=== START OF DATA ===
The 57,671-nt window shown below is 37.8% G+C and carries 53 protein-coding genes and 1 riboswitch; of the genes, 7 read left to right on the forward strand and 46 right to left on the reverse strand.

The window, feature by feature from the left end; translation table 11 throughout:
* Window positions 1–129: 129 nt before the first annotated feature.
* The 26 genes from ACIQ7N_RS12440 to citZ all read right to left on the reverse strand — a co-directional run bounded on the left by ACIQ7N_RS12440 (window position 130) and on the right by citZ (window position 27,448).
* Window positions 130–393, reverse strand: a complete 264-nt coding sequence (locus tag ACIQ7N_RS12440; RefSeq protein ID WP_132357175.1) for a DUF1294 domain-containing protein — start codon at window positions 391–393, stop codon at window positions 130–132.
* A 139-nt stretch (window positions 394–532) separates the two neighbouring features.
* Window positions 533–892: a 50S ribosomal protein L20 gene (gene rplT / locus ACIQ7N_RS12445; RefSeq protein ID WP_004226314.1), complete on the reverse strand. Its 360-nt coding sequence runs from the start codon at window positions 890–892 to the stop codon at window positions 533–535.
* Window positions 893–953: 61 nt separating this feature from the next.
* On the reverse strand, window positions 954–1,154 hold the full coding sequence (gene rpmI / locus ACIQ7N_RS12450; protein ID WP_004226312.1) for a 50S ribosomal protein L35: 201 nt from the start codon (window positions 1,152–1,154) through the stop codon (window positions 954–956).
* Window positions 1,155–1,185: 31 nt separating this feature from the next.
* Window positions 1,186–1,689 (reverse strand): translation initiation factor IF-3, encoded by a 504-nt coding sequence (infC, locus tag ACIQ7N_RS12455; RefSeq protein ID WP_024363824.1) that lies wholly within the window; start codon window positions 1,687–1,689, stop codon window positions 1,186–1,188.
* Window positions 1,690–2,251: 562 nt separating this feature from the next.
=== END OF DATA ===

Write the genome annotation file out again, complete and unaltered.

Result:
The 57,671-nt window shown below is 37.8% G+C and carries 53 protein-coding genes and 1 riboswitch; of the genes, 7 read left to right on the forward strand and 46 right to left on the reverse strand.

The window, feature by feature from the left end; translation table 11 throughout:
* Window positions 1–129: 129 nt before the first annotated feature.
* The 26 genes from ACIQ7N_RS12440 to citZ all read right to left on the reverse strand — a co-directional run bounded on the left by ACIQ7N_RS12440 (window position 130) and on the right by citZ (window position 27,448).
* Window positions 130–393, reverse strand: a complete 264-nt coding sequence (locus tag ACIQ7N_RS12440; RefSeq protein ID WP_132357175.1) for a DUF1294 domain-containing protein — start codon at window positions 391–393, stop codon at window positions 130–132.
* A 139-nt stretch (window positions 394–532) separates the two neighbouring features.
* Window positions 533–892: a 50S ribosomal protein L20 gene (gene rplT / locus ACIQ7N_RS12445; RefSeq protein ID WP_004226314.1), complete on the reverse strand. Its 360-nt coding sequence runs from the start codon at window positions 890–892 to the stop codon at window positions 533–535.
* Window positions 893–953: 61 nt separating this feature from the next.
* On the reverse strand, window positions 954–1,154 hold the full coding sequence (gene rpmI / locus ACIQ7N_RS12450; protein ID WP_004226312.1) for a 50S ribosomal protein L35: 201 nt from the start codon (window positions 1,152–1,154) through the stop codon (window positions 954–956).
* Window positions 1,155–1,185: 31 nt separating this feature from the next.
* Window positions 1,186–1,689 (reverse strand): translation initiation factor IF-3, encoded by a 504-nt coding sequence (infC, locus tag ACIQ7N_RS12455; RefSeq protein ID WP_024363824.1) that lies wholly within the window; start codon window positions 1,687–1,689, stop codon window positions 1,186–1,188.
* Window positions 1,690–2,251: 562 nt separating this feature from the next.